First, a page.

And what if you could have genetic perfection? Would you change who you are if you could?
|Figure 1. Actual footage of me at my computer.|
I find myself freezing up now that I'm writing an actual web log. Organizing my thoughts live is an unsettling experience, in part because suddenly the certainty of purpose and argument that I've grown to depend upon is gone.
That's kinda what the reading this week is about, though, so luckily I can make this seem like a real slick, premeditated transition between my neurotic rambling and the actual content.
The main thing that's overshadowing these proceedings is Bruno Latour's essay "How to Talk About the Body? The Normative Dimension of Social Science," and unfortunately I'm finding the essay's arguments slipping through my grasp no matter how many times I creepily subdivide my cyborg fingers.
Let me try, for my sake as well as yours Dear Reader, to sum up what I think he's driving at.
For goodness sake, though, don't quote me on any of this.
Latour's big criticism of science seems to be that it's not interested research. Part of the argument, which I'm not sure I buy--it seems like a misapplication of formal logic--is that scientific research is structured in such a way as to elicit binary responses from human and nonhuman subjects of study. You either get a result that maps onto your theory (the theory statement is true), in which case all you've got is a tautology, or you get a result that doesn't, in which case your statement is false and is discarded. Latour proposes an alternate system that uses propositions determined to be articulate or inarticulate--articulate meaning that they can encompass a wider array of values and possibilities, and inarticulate meaning that an array of possible stimuli elicits the same response and results in, effectively, a dead end. He's in favor, in other words, of an embodied science that accepts a multiplicity of possible results, like the fingers splitting and branching out to achieve greater articulation of movement. (Alright, I admit it, that image isn't actual footage of me, it's from the anime Ghost in the Shell. I had you fooled for a minute there, didn't I?)
The deeper point behind all of this is actually pretty significant. Latour is trying to pull apart Science's institutional ability to claim access to the absolute truth and a right to reshape society accordingly. The problem with the Institution of Science in modern society is that it invisibly urges us to accept its definitions and methodologies. Inevitably, those definitions and methodologies result in a normalization of certain types of bodies--ways of feeling, ways of responding to stimuli, ways of taking in and processing sensation, &c. Here, he's drawing on Michael Foucault (because honestly, it was only a matter of time before he crept into the proceedings) who describes a process where Power creates discourses that, as we engage in them, result in our incorporation into the system that Power uses to support itself.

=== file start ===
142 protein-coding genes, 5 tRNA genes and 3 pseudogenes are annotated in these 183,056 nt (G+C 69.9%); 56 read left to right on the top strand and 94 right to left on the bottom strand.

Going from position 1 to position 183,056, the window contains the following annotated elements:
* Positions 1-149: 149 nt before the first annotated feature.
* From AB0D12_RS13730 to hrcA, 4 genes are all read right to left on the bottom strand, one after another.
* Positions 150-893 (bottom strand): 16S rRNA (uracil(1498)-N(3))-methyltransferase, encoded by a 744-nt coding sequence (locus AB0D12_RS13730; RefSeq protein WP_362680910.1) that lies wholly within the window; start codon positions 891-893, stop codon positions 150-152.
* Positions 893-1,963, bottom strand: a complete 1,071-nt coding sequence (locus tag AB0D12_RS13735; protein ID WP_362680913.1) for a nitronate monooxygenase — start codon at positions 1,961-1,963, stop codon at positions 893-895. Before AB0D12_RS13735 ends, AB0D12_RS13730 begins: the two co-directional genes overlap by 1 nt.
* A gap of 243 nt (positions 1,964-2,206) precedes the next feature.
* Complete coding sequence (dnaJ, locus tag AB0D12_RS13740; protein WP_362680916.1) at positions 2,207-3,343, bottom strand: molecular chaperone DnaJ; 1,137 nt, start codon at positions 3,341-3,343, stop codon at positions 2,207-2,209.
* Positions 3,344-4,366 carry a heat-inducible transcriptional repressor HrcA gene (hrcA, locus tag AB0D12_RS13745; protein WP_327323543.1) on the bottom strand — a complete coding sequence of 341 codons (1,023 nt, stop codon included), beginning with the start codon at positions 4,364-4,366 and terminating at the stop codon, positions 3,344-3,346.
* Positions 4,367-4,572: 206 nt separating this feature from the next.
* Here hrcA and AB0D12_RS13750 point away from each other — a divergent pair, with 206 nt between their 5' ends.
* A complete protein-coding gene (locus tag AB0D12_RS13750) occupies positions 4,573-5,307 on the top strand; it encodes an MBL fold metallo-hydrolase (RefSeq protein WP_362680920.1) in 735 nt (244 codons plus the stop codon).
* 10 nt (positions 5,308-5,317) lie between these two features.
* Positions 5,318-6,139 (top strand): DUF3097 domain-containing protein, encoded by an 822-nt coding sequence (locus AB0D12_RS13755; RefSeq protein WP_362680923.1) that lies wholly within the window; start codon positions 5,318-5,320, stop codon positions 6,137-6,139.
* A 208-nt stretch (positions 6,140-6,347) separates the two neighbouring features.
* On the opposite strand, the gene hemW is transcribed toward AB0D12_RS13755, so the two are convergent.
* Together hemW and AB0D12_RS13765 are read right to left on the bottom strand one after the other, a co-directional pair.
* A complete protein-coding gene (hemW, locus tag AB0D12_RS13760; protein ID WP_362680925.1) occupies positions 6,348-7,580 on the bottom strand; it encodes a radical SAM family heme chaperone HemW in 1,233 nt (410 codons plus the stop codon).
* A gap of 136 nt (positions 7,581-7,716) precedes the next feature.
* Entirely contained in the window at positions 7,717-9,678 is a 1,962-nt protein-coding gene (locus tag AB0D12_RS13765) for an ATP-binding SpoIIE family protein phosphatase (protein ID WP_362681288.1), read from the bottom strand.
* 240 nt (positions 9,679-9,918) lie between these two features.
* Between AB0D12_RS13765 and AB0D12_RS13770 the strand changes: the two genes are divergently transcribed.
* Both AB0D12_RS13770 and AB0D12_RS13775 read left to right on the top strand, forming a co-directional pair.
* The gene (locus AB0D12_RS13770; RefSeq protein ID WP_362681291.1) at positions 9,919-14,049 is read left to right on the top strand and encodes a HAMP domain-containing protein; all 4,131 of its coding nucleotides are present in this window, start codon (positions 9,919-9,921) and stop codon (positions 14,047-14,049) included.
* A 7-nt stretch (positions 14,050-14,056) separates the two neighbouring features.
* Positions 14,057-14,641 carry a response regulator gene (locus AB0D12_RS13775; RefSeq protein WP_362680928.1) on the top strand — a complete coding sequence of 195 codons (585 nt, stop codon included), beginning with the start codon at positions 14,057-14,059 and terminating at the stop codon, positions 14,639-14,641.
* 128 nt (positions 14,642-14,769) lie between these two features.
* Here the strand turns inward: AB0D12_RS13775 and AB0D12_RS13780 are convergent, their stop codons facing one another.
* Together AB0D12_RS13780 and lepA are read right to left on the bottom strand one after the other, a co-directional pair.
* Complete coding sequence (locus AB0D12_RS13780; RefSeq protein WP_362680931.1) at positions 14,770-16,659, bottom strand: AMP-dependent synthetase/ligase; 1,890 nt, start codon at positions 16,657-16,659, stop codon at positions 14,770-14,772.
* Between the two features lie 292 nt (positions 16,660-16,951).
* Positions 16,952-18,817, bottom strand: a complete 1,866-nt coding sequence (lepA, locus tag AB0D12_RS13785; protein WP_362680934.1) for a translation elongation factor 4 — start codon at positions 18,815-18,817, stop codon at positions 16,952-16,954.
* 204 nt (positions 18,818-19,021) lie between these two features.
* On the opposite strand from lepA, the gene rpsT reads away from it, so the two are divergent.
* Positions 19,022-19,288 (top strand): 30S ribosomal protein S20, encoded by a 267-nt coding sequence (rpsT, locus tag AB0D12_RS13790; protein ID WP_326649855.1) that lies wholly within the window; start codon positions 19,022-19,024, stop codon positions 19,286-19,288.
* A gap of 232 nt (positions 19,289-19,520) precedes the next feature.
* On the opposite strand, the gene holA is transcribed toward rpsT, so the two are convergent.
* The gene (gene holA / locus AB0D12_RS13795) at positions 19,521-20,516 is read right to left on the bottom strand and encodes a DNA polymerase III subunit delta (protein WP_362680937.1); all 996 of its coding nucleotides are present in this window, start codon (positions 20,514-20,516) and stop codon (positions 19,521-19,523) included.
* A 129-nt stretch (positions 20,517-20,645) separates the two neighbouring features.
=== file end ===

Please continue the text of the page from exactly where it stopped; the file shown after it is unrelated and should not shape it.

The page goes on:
Now, the problem with Latour is that, so far as I can tell, he doesn't really explain in any sort of methodological detail how to go about setting up an "interested and interesting" experiment. In fact, he's deliberately shying away from setting up a methodology, which is all well and good for him but sort of leaves the rest of us in the lurch. He wants us to set up a methodology that will result in resistance, but I'm not sure he makes it clear just what that resistance would look like.
This meant that my post-reading conversation with my girlfriend ended up being more baffling than anything else.
Let me give some background information to make sense of what's to follow. So, I'm a big fan of cyberization. If someone told me tomorrow that they could replace my body with a cybernetic shell that had the capacity for the sensation of touch and hearing and sight (and maybe smell and taste but I can be haggled down on this count. It's not like my nose works that well to begin with), I'd gladly sign in blood and politely avoid staring much at the bargainer's goat hooves and forked tongue.
My girlfriend Sara, on the other hand, is highly suspicious of the notion of cyberization. She's a dancer, and very passionate about physicality. She would be rather upset if I suddenly became a cyborg (and not just because of the whole literal-deal-with-the-devil thing).